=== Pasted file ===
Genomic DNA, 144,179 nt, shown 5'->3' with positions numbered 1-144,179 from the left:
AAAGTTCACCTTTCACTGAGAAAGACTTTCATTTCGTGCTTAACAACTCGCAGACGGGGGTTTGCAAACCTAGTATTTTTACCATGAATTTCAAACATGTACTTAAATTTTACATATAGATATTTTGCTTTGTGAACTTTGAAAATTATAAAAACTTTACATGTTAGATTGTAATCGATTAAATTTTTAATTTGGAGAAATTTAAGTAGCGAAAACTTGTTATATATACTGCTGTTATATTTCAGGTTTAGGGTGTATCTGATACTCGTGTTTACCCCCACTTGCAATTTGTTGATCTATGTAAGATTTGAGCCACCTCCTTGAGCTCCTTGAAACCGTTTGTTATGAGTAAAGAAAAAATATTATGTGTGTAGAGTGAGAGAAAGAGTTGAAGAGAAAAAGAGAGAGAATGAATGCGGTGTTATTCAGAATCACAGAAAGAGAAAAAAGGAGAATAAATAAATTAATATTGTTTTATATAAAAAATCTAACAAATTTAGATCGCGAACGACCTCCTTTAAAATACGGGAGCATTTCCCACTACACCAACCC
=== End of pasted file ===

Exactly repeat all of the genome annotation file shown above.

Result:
Genomic DNA, 144,179 nt, shown 5'->3' with positions numbered 1-144,179 from the left:
AAAGTTCACCTTTCACTGAGAAAGACTTTCATTTCGTGCTTAACAACTCGCAGACGGGGGTTTGCAAACCTAGTATTTTTACCATGAATTTCAAACATGTACTTAAATTTTACATATAGATATTTTGCTTTGTGAACTTTGAAAATTATAAAAACTTTACATGTTAGATTGTAATCGATTAAATTTTTAATTTGGAGAAATTTAAGTAGCGAAAACTTGTTATATATACTGCTGTTATATTTCAGGTTTAGGGTGTATCTGATACTCGTGTTTACCCCCACTTGCAATTTGTTGATCTATGTAAGATTTGAGCCACCTCCTTGAGCTCCTTGAAACCGTTTGTTATGAGTAAAGAAAAAATATTATGTGTGTAGAGTGAGAGAAAGAGTTGAAGAGAAAAAGAGAGAGAATGAATGCGGTGTTATTCAGAATCACAGAAAGAGAAAAAAGGAGAATAAATAAATTAATATTGTTTTATATAAAAAATCTAACAAATTTAGATCGCGAACGACCTCCTTTAAAATACGGGAGCATTTCCCACTACACCAACCC